protection PW with the Preferential Forwarding status bit of active
   to the remote PE.

   According to [RFC6870], the remote PE(s) can match the local and
   remote Preferential Forwarding status and select PW2 as the new
   active PW over which data traffic is sent.

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4.2.  Protection Procedure upon PW Failures

   Usually, MPLS networks have their own protection mechanism such as
   Label Switched Path (LSP) protection or Fast Reroute (FRR).  But, in
   a link-sparse access or aggregation network where protection for a PW
   is impossible in its LSP layer, the following PW layer protection
   procedures can be enabled.

   When a fault is detected on its working PW (e.g., by Virtual Circuit
   Connectivity Verification (VCCV) Bidirectional Forwarding Detection
   (BFD)), a working OLT SHOULD turn off its associated PON interface
   and then send an ICCP message with PON State TLV with Local PON Port
   State being set to notify the protection OLT of the PON fault.

   Upon receiving a PON state TLV where Local PON Port State is set, the
   protection OLT MUST activate its PON interface to the protection
   trunk fiber.  At the same time, the protection OLT MUST send a
   notification message for the protection PW with the Preferential
   Forwarding status bit of active to the remote PE, so that traffic can
   be switched to the protection PW.

4.3.  Protection Procedure upon the Working OLT Failure

   As depicted in Figure 2, a service is provisioned with a working PW
   and a protection PW, and both PWs are terminated on PE1.  If PE1 lost
   its connection to the working OLT, it SHOULD send an LDP notification
   message on the protection PW with the Request Switchover bit set.

   Upon receiving an LDP notification message from its remote PE with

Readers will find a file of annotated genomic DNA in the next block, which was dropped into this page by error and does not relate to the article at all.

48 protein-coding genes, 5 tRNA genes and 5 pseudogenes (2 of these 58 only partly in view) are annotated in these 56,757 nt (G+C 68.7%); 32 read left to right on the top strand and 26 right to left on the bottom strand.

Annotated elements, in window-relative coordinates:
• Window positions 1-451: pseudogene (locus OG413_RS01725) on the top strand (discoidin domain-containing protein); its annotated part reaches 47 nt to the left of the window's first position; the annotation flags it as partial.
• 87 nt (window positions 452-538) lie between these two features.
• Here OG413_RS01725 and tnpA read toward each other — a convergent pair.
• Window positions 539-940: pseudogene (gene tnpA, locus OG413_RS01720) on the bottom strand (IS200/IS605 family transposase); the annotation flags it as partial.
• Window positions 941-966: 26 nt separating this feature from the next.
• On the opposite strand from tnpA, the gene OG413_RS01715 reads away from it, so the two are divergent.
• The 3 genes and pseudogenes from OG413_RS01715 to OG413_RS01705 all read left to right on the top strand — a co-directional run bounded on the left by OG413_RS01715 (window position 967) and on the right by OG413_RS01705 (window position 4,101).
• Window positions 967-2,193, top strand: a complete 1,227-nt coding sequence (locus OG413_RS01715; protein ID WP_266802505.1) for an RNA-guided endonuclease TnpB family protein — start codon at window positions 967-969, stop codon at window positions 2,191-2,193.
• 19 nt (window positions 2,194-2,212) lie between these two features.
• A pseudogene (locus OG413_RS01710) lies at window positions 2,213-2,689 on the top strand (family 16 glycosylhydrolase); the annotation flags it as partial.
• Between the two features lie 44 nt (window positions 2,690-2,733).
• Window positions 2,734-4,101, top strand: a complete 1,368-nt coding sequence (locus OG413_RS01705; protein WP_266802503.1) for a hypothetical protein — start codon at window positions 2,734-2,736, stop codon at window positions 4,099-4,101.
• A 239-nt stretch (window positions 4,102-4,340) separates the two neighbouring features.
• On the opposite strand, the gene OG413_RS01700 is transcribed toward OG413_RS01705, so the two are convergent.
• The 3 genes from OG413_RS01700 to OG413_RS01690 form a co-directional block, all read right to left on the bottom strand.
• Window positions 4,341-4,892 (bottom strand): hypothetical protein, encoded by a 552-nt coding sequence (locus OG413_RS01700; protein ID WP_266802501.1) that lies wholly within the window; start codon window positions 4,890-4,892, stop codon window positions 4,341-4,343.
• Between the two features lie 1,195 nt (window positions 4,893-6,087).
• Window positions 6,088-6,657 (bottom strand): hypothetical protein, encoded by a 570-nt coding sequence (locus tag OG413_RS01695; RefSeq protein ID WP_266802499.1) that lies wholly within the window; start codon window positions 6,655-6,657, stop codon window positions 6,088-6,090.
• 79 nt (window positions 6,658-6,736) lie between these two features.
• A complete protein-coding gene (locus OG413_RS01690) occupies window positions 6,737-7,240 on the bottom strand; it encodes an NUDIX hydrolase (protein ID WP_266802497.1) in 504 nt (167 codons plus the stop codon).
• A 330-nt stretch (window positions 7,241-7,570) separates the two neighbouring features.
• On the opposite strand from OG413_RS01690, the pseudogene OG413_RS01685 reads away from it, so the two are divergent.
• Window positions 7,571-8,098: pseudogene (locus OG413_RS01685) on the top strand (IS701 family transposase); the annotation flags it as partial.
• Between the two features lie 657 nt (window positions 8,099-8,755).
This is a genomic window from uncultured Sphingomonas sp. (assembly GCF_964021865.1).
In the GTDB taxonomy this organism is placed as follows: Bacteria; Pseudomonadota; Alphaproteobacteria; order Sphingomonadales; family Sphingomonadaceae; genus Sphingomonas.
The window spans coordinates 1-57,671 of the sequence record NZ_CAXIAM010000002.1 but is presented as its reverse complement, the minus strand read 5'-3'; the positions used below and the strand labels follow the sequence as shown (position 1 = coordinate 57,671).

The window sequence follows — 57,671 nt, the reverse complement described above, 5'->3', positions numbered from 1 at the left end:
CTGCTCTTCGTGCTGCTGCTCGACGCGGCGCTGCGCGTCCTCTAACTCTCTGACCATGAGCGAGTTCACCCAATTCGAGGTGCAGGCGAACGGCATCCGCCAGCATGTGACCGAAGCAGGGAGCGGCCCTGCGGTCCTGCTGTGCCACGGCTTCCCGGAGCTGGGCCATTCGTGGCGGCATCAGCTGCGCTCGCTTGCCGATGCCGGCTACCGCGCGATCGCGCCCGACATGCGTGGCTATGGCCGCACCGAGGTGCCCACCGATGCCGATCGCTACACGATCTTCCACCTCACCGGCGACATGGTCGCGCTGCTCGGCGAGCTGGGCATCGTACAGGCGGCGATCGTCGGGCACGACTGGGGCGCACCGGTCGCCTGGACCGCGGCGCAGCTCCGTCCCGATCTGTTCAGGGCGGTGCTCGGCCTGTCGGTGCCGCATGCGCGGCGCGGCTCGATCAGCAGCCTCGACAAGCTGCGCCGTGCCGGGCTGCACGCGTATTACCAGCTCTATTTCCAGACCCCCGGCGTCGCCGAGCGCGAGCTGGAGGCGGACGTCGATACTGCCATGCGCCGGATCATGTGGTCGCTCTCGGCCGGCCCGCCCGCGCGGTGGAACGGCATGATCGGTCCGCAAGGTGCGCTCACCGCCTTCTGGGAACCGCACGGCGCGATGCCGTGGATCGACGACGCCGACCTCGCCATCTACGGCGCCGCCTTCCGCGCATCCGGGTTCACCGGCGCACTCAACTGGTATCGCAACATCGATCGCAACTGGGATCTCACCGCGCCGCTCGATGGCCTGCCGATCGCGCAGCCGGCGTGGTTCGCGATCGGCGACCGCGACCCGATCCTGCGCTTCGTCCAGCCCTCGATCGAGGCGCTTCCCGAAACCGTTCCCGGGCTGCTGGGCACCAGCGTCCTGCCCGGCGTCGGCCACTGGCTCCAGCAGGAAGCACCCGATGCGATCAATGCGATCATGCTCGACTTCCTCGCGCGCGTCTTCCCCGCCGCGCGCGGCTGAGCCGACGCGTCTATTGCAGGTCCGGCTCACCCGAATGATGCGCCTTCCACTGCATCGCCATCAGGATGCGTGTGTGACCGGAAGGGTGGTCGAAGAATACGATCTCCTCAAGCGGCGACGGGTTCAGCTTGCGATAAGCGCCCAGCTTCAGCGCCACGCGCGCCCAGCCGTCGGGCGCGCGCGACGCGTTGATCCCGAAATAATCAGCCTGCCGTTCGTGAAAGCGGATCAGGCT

the Request Switchover bit set, a protection OLT MUST activate its
   optical interface to the protection trunk fiber and activate the
   associated protection PW, so that traffic can be reliably switched to
   the protection trunk PON link and the protection PW.

4.4.  Protection Procedure for a Dual-Homing PE

   In the case of Figure 3, the PW-RED State TLV as described in
   Section 7.1 of [RFC7275] can be used by PE1 to notify PE2 of the
   faults in all the scenarios, and PE2 operates the same as described
   in Sections 4.1 to 4.3 of this document.

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5.  Security Considerations

   Similar to ICCP itself, this ICCP application SHOULD only be used in
   well-managed and highly monitored service provider PON access
   networks in a single administrative domain, including the
   implementation of rogue ONU attachment detection and mitigation via
   device authentication.  Thus, many of the security considerations as
   described in [RFC7275] apply here as well.

   Again, similar to ICCP, activity on the attachment circuits may cause
   security threats or be exploited to create denial-of-service attacks.
   In many passive optical networks, the optical paths between OLT and
   ONUs traverse publicly accessible facilities including public
   attachments (e.g., telephone poles), which opens up the risk of
   excessive link bouncing by optical layer impairment.  While ICCP for
   MC-PON interconnects in the MPLS domain and does not traverse the PON
   network, risks do include introduction of a malicious ONU that could
   cause, for example, excessive link bouncing.  This link bouncing
   could result in increased ICCP exchanges similar to the malicious CE
   case described in [RFC7275].  Operators of such networks should take
   additional care to restrict unauthorized ONUs and to limit the impact
   of link bouncing at the OLT, as these could result in service
   impairment.

6.  IANA Considerations

   IANA maintains a top-level registry called "Pseudowire Name Spaces
   (PWE3)".  It has a subregistry called "ICC RG Parameter Types".  The
   following values have been allocated from this subregistry: